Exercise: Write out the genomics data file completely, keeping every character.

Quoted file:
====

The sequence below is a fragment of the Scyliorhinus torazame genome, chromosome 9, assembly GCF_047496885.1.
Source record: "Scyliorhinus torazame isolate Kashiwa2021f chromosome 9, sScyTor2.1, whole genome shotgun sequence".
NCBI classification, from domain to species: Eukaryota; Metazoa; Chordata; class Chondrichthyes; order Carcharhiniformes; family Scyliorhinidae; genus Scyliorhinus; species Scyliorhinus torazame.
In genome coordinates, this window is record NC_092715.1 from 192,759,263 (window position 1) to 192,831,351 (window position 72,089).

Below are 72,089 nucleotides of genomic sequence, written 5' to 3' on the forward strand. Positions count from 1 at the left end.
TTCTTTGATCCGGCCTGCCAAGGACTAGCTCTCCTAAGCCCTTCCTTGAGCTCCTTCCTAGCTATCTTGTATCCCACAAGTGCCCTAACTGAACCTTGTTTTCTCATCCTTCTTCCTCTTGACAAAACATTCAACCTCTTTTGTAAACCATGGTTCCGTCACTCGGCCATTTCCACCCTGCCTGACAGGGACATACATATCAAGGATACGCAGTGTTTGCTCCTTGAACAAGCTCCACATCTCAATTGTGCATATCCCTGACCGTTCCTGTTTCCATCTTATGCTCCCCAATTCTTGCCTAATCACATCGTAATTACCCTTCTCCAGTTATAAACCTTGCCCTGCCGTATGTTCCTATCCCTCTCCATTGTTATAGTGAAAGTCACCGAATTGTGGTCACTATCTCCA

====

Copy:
The sequence below is a fragment of the Scyliorhinus torazame genome, chromosome 9, assembly GCF_047496885.1.
Source record: "Scyliorhinus torazame isolate Kashiwa2021f chromosome 9, sScyTor2.1, whole genome shotgun sequence".
NCBI classification, from domain to species: Eukaryota; Metazoa; Chordata; class Chondrichthyes; order Carcharhiniformes; family Scyliorhinidae; genus Scyliorhinus; species Scyliorhinus torazame.
In genome coordinates, this window is record NC_092715.1 from 192,759,263 (window position 1) to 192,831,351 (window position 72,089).

Below are 72,089 nucleotides of genomic sequence, written 5' to 3' on the forward strand. Positions count from 1 at the left end.
TTCTTTGATCCGGCCTGCCAAGGACTAGCTCTCCTAAGCCCTTCCTTGAGCTCCTTCCTAGCTATCTTGTATCCCACAAGTGCCCTAACTGAACCTTGTTTTCTCATCCTTCTTCCTCTTGACAAAACATTCAACCTCTTTTGTAAACCATGGTTCCGTCACTCGGCCATTTCCACCCTGCCTGACAGGGACATACATATCAAGGATACGCAGTGTTTGCTCCTTGAACAAGCTCCACATCTCAATTGTGCATATCCCTGACCGTTCCTGTTTCCATCTTATGCTCCCCAATTCTTGCCTAATCACATCGTAATTACCCTTCTCCAGTTATAAACCTTGCCCTGCCGTATGTTCCTATCCCTCTCCATTGTTATAGTGAAAGTCACCGAATTGTGGTCACTATCTCCA